For the past two decades, Bangladesh has struggled to find an effective and sustainable solution to substance abuse, which has had deleterious effects on the country’s development.
Severe drug addiction has affected the productivity of a major portion of its human resources, especially the youth.
Government measures to address the challenge primarily consist of cracking down on the distribution of illegal narcotics.
However, the impact on the health of addicts has largely been neglected by the authorities.
According to the Association for the Prevention of Drug Abuse (Manas), the current number of drug addicted people in Bangladesh is around 6,600,000, while the Department of Narcotics Control (DNC) reports that the number is around 5,000,000.
However, the National Institute of Mental Health (NIMH), in a program held last June, stated that more than 7,000,000 people suffer from drug addiction in Bangladesh.
Also Read- Female drug abusers most vulnerable among addicted population
Another study by Manas reveals that minors, meaning youths under the age of 16, account for around 25% of drug addicts.
Drug addiction has fuelled an increased rate of dropping out of educational institutions, and anti-social behaviour is also on the rise.
Meanwhile, law enforcers are overburdened with a large number of narcotics related cases.
Sources from the Bangladesh Police Headquarters reported that at least 98,984 narcotics related cases were filed in 2017. The total number of the cases was 213,529.
This means that at least 46% of all cases filed last year were related to narcotics.
Additional DIG Shah Alam, who has a long history of working against drug addiction, told the Dhaka Tribune: “63.5% of the drug addicted consists of youth aged over 15 years.
“The addiction has spread from cities to deep into villages, and a new approach is needed to uproot the menace from the society.”
A recent report also stated that one out of every 17 youths is addicted to drugs.
Increased drug trade in prisons accompanies rise in drug-related convictions
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Data revealed on March 19 this year showed that over one-third (35.97%) of inmates have been imprisoned due to drug related charges.
Bangladesh Prisons have 77,124 prisoners in 68 jails throughout the country even though their official housing capacity is 36,614 prisoners. Among the total number of prisoners, drug related inmates stood at 27,764.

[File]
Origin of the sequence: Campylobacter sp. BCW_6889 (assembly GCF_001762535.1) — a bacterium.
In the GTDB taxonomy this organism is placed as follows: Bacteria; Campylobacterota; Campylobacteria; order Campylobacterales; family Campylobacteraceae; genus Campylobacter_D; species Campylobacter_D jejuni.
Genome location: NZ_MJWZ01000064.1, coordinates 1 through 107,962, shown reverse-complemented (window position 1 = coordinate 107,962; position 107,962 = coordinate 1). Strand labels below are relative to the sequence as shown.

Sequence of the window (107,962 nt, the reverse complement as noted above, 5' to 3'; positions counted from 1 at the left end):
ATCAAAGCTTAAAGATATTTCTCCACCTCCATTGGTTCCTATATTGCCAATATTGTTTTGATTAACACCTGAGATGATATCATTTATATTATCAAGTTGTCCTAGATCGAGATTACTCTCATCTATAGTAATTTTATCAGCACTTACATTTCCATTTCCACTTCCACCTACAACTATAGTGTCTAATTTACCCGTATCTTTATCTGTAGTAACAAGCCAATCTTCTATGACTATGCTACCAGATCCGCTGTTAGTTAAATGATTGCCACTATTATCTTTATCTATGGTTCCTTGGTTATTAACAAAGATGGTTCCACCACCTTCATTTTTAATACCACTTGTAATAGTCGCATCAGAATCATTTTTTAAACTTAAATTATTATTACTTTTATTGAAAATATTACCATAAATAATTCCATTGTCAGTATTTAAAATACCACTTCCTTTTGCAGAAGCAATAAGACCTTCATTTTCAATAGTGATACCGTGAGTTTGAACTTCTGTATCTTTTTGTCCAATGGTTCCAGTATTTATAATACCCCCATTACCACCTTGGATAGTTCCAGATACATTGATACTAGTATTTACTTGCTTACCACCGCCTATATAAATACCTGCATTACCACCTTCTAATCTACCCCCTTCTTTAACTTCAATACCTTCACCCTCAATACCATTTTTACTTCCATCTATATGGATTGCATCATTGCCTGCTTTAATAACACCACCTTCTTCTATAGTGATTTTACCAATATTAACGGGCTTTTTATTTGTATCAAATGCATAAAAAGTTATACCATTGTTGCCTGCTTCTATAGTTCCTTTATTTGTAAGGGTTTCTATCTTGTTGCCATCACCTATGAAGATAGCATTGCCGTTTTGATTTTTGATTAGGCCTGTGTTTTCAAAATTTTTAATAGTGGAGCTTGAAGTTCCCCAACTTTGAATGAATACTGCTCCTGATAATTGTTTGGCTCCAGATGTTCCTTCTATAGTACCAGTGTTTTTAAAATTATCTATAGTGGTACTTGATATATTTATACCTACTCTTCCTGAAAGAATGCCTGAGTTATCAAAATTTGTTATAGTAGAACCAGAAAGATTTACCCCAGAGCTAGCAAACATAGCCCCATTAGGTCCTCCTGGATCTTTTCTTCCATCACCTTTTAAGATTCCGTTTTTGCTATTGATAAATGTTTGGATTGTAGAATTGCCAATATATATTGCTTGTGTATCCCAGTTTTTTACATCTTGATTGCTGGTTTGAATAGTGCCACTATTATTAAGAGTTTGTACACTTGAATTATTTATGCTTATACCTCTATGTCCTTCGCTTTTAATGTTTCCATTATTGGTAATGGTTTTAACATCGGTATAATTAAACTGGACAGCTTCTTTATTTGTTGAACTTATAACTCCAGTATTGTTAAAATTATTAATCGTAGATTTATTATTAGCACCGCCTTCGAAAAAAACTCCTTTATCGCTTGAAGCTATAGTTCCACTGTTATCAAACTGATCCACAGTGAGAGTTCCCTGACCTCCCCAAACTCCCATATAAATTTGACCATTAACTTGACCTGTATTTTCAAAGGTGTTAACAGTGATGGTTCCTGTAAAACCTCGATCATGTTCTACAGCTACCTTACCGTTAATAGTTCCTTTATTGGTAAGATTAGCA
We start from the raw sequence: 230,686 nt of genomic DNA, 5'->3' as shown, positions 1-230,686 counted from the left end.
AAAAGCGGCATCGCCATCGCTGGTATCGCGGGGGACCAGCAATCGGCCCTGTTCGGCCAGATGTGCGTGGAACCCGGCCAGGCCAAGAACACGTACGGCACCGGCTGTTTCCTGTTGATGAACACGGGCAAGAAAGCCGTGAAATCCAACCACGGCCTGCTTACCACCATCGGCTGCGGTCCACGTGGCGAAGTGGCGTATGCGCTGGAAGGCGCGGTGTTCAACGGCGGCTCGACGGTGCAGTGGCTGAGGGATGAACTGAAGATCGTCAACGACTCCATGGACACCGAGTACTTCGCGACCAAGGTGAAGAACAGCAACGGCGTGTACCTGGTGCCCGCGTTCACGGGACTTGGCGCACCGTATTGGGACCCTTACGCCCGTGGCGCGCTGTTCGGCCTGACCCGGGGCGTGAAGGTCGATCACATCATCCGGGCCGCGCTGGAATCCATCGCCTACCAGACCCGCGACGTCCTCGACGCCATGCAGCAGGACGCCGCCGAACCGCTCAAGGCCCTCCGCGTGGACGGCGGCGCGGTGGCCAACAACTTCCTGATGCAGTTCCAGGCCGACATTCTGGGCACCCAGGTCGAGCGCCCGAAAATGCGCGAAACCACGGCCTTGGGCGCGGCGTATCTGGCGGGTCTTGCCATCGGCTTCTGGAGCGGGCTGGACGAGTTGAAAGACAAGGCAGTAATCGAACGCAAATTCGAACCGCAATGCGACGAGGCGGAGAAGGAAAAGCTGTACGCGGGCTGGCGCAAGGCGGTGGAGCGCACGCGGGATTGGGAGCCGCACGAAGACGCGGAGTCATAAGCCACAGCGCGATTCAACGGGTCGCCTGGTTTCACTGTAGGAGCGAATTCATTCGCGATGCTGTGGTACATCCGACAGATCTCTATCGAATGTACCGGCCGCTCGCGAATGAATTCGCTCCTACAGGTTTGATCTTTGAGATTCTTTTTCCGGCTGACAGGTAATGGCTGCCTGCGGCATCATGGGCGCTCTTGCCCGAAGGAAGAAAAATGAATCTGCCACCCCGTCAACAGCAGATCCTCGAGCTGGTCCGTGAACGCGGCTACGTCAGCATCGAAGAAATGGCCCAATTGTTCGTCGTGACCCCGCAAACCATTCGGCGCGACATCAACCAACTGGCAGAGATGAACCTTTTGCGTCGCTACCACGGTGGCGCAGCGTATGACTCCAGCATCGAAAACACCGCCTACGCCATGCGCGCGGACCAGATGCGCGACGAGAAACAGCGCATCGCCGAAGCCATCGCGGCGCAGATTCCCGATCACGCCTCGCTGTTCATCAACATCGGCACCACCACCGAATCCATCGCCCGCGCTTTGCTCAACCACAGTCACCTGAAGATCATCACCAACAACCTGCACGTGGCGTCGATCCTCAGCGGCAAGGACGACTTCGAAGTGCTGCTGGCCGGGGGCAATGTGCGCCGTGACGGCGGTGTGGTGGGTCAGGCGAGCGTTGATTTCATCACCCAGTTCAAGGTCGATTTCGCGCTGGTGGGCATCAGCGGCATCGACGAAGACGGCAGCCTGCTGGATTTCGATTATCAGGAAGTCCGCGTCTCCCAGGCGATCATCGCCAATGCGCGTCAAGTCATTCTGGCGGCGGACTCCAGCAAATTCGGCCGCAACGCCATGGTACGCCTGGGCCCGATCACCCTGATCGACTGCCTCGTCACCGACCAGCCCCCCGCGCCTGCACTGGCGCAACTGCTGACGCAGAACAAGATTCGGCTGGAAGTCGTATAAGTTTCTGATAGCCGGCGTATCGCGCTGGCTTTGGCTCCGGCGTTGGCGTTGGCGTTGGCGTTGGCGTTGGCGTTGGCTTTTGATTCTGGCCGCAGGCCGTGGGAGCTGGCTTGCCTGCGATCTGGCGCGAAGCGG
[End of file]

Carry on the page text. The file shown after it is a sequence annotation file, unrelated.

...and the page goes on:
An official of deputy jailer rank told the Dhaka Tribune: “Till June 2016, the jails had around 7,667 drug addicted inmates. The number is much higher now and a good number of them are drug peddlers.
“In the year 2016, we have found 3,441 inmates to be involved in substance abuse or drug possession inside the jail.”
At a press briefing on March 19, Inspector General (IG) of Prisons Brig Gen Syed Iftekhar Uddin admitted that despite having strict security, illegal drugs are entering the prisons.
Over the past year, prison authorities in Bangladesh took punitive actions, including departmental actions and job dismissals, against as many as 20 jail guards for abetting illegal drug-trade inside the jails.
A deputy jailer, on condition of anonymity, pointed out that the jails do not have proper treatment facilities for drug addicts, and no psychiatrist has been deployed in the jails as yet.
Commenting on the issue, Officer-in-Charge of Mirpur police station Nazrul Islam said: “The sheer number of drug related cases does not portray the real picture of drug addiction in the country.”
Innovative approaches needed to tackle the drug problem
Professor Zia Rahman, chair of the Department of Criminology, Dhaka University, told the Dhaka Tribune: “No law in the country has specifically criminalized being addicted to a substance. The problem is that the existing laws criminalize actions such as drug possession. Such laws usually affect addicts.
“Judges have also shown a tendency to apply more severe sentencing or mandatory minimum penalties in crimes that involve drug offenses.”